For sweeter dreams
You’d be surprised how many toxins you sleep with. Here’s how to you’re your bedroom a true haven
It is our sanctuary from the day’s events, our private space; the place where we dream and rest our bodies. We spend one third of our lives in bed and, by default, in our bedroom, so it is not surprising that we take great care in its appearance: We invest in luxurious bedding, experiment with color on its walls and accent the space with furniture, carpeting, and window coverings to make it a true retreat.
But the very things that we do to make it more habitable may also create an environment that is toxic to our bodies. Many of the materials used in today’s home products contain chemicals that release toxins into the air: formaldehyde, boric acid, volatile organic compounds (VOCs). Even your mattress and pillows, which are often pressed right up to your nose for hours on end, can “outgas,” or release such substances, during our long day’s journey into night.
Reading about all of the negative long-term effects of indoor air pollution is enough to make anyone grab a sleeping bag and head outdoors. Thankfully, there are many ways to reduce or even eliminate the sources of such toxins. I’ve asked local expert Valerie Reddemann, of Chico’s eco-friendly home store Greenfeet, to take us step-by-step through a typical bedroom and help us reduce or eliminate sources of pollution altogether.
Let’s start with the bed. Mattresses are often made with foam, a petroleum-based product. They may also contain boric acid, which is a fire retardant and pesticide. To eliminate the presence of these chemicals (and naturally discourage dust mites), consider a mattress made of 100 percent natural latex, or one that contains a combination of wool and organic cotton. If a new bed isn’t an option, practice safer sleeping by purchasing a wool or natural-latex topper to serve as a barrier between you and the mattress.
Your brand-new sheets probably contain sizing (a starch) that makes them nice and crisp. Unfortunately, this is also an allergen. To remove, soak sheets in white vinegar and water for a couple of hours, then wash a few times. And again, try to find materials made from organic cotton, cotton that isn’t grown or processed with pesticides.
Finally, please throw out those three-year-old pillows that your cat loves to sleep on when you’re at work. Your respiratory system is overworked as it is—replace those misshapen dander-filled foam pillows with, again, natural latex or organic cotton. Buckwheat and 100 percent recycled polyfill (derived from recycled soda bottles) are another interesting, toxin-free alternative.
One thing’s for sure—try to avoid products made from plastics, like vinyl. All plastics (and foams) are made from petroleum and (as you might guess) release some pretty nasty fumes.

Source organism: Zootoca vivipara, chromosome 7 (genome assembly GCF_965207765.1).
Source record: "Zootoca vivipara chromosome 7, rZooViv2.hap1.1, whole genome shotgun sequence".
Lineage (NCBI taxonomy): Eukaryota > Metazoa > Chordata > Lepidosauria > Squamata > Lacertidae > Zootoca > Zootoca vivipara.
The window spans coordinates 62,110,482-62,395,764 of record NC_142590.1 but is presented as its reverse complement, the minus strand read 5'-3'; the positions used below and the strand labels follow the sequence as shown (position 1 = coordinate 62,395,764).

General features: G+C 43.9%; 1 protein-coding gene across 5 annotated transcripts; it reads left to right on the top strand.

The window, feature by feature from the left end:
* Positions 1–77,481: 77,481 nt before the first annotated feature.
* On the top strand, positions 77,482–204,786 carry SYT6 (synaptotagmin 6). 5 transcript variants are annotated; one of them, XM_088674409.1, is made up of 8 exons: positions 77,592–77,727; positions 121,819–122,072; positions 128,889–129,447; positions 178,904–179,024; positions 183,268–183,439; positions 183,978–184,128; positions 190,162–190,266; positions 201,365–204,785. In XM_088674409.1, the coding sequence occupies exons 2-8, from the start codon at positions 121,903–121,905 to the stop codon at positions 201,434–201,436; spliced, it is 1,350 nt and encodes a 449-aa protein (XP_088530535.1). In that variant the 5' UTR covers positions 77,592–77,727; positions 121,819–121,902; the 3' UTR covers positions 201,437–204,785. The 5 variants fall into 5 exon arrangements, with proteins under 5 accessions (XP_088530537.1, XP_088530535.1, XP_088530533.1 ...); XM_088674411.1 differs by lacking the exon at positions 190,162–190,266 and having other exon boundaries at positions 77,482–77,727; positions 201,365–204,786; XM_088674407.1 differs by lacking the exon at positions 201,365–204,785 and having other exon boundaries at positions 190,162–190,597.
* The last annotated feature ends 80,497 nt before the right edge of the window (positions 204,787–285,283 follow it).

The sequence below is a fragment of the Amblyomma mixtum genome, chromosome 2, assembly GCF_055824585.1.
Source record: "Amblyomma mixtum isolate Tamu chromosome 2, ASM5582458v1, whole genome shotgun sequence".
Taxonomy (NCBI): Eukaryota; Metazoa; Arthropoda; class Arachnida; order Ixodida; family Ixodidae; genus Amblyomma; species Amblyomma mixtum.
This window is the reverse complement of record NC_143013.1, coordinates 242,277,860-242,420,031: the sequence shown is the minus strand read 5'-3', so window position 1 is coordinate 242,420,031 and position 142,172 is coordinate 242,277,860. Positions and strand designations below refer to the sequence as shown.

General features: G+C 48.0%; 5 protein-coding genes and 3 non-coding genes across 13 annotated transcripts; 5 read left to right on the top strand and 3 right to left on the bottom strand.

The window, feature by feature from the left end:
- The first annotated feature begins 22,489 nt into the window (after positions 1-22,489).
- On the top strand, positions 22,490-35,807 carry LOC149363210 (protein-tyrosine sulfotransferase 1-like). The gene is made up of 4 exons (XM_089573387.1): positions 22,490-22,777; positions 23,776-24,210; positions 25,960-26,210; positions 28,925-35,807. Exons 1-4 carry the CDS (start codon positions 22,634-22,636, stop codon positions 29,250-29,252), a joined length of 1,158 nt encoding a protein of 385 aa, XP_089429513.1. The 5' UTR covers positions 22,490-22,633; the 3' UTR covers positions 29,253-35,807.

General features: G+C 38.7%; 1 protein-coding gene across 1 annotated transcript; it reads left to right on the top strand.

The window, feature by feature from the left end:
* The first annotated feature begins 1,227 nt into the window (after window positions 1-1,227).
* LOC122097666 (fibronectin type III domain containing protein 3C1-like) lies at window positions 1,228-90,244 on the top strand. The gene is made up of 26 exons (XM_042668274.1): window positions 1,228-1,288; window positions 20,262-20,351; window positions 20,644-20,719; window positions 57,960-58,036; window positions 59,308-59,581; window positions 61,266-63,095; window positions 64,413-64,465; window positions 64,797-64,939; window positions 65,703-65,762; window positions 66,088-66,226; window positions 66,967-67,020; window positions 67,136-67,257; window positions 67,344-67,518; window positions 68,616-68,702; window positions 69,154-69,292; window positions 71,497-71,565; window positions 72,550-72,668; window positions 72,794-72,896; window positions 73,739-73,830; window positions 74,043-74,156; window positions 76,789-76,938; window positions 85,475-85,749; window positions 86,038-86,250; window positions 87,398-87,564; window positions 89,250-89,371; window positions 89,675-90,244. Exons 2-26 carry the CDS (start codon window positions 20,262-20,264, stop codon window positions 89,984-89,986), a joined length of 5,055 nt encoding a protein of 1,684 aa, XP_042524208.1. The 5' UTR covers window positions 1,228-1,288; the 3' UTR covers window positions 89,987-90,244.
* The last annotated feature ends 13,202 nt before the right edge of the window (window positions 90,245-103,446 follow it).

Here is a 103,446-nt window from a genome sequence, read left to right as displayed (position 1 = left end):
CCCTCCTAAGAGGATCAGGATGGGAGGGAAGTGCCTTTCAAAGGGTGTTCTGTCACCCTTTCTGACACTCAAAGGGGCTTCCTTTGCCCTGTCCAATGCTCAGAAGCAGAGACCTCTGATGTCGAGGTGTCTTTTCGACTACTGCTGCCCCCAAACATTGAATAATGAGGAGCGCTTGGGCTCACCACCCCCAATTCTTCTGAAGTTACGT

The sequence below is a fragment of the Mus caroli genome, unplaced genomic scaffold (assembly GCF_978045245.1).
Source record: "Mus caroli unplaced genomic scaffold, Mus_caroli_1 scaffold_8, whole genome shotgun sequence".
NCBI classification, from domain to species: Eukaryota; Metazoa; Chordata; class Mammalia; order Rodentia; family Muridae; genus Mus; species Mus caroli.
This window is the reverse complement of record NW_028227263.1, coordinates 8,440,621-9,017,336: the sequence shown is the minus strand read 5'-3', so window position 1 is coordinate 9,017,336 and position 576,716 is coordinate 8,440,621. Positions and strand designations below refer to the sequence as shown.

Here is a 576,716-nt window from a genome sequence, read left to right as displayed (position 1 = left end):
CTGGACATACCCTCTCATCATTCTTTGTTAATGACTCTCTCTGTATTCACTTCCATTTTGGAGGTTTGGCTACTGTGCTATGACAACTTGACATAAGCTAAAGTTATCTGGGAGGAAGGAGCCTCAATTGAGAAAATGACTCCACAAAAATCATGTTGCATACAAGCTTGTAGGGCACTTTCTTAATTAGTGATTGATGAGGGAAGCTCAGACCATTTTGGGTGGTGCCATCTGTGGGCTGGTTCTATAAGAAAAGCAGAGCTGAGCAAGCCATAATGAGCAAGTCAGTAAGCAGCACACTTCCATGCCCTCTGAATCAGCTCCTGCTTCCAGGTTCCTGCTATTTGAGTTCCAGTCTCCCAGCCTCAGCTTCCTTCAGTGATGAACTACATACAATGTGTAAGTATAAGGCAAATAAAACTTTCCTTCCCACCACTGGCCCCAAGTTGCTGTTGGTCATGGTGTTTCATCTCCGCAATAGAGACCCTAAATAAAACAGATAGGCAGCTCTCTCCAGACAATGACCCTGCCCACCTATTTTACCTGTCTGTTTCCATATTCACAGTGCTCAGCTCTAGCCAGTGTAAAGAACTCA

Let’s hop off the bed and examine the floor. According to Reddemann, one of the worst things you can have below your feet is a carpet. Not only is it a major source of toxic fumes when new, but it can also create its own form of synthetic house dust and is very difficult to clean adequately. There are natural-fiber carpets, which are actually easier to clean. A better choice is to use hardwood or tile. And while laminates look nice, they contain formaldehyde. Opt for the real deal.
One of our favorite ways to quickly change the tone of a room is to paint the walls a new color. Unfortunately, fresh new paint almost always contains VOCs. According to the EPA, symptoms associated with exposure to such compounds include “headache, allergic skin reaction, nausea and fatigue,” not to mention aggravating your kid’s asthma. While a little harder to find, low- or no-VOC paint can be found locally, produced by such name brands as Benjamin Moore and Behr.
For furniture, nothing beats good old-fashioned wood—nix the particleboard and presswood, which contain formaldehyde. Local stores such as All Wood Furniture on Mangrove and Esplanade Furniture carry a nice assortment of real-wood furniture. (My personal favorite source of beautiful, affordable, refinished antique furniture is Sandy Gulch Furniture Company on Oleander. But let’s keep that our little secret.)
We’ve all heard the horror stories about lead-based paint and its harmful effects on the developing nervous system of babies and children, but did you know that some imported candles have been found with this heavy metal? Avoid this altogether by picking candles with paper, not metal wicks. While you’re at it, choose those with natural components (soy wax, beeswax or those with a vegetable base). Fragrances should also be derived from pure essential oils, like lavender.
Finally, keep you bedroom as clutter-free as possible. "It provides a calmer sense of mind," says Reddemann. "Think of how much better you feel when things are in their own place." And think how much better you’ll feel as you settle into your bed at night knowing that you’ve made steps toward a cleaner, fresher, healthier bedroom.